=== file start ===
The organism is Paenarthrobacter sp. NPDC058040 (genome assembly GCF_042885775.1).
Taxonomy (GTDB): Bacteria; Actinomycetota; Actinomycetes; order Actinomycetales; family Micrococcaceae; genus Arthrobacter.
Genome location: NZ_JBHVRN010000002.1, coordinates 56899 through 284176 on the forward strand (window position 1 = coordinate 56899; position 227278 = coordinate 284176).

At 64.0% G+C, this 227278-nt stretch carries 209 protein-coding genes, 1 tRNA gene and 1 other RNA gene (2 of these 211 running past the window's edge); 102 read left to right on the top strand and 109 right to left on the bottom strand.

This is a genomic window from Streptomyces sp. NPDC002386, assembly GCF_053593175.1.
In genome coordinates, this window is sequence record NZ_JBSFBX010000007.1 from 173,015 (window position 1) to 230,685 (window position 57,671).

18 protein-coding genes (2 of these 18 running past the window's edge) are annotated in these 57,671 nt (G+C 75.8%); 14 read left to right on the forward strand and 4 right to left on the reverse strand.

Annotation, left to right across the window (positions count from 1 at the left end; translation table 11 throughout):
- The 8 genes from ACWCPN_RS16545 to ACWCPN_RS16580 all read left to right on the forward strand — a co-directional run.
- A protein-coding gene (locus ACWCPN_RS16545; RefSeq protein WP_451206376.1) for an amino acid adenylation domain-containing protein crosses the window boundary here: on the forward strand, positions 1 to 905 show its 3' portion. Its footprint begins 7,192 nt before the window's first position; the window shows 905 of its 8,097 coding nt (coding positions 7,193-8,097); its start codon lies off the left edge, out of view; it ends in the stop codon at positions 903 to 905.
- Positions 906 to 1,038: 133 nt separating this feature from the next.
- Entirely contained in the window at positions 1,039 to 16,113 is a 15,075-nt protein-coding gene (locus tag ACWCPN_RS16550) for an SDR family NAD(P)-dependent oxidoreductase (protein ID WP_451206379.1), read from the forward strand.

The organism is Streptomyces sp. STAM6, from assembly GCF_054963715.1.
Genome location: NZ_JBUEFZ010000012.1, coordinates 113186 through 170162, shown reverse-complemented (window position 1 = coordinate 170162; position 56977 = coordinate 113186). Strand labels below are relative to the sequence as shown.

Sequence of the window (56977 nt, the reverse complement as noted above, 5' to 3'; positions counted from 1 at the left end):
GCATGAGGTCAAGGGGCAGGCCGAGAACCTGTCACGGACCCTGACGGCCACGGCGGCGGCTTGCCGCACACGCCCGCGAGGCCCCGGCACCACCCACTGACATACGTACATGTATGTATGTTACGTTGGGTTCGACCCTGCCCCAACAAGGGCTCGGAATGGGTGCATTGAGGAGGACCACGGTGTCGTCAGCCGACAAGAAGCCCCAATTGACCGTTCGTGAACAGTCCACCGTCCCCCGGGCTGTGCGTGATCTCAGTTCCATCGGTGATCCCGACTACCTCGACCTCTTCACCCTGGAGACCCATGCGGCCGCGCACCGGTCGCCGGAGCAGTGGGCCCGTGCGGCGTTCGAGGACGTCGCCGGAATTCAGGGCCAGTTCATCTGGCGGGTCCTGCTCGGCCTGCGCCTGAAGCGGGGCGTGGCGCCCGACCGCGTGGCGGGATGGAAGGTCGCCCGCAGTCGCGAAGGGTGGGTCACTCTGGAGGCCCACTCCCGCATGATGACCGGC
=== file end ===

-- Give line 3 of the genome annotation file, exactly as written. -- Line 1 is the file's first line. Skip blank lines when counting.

Genome location: NZ_JBHVRN010000002.1, coordinates 56899 through 284176 on the forward strand (window position 1 = coordinate 56899; position 227278 = coordinate 284176).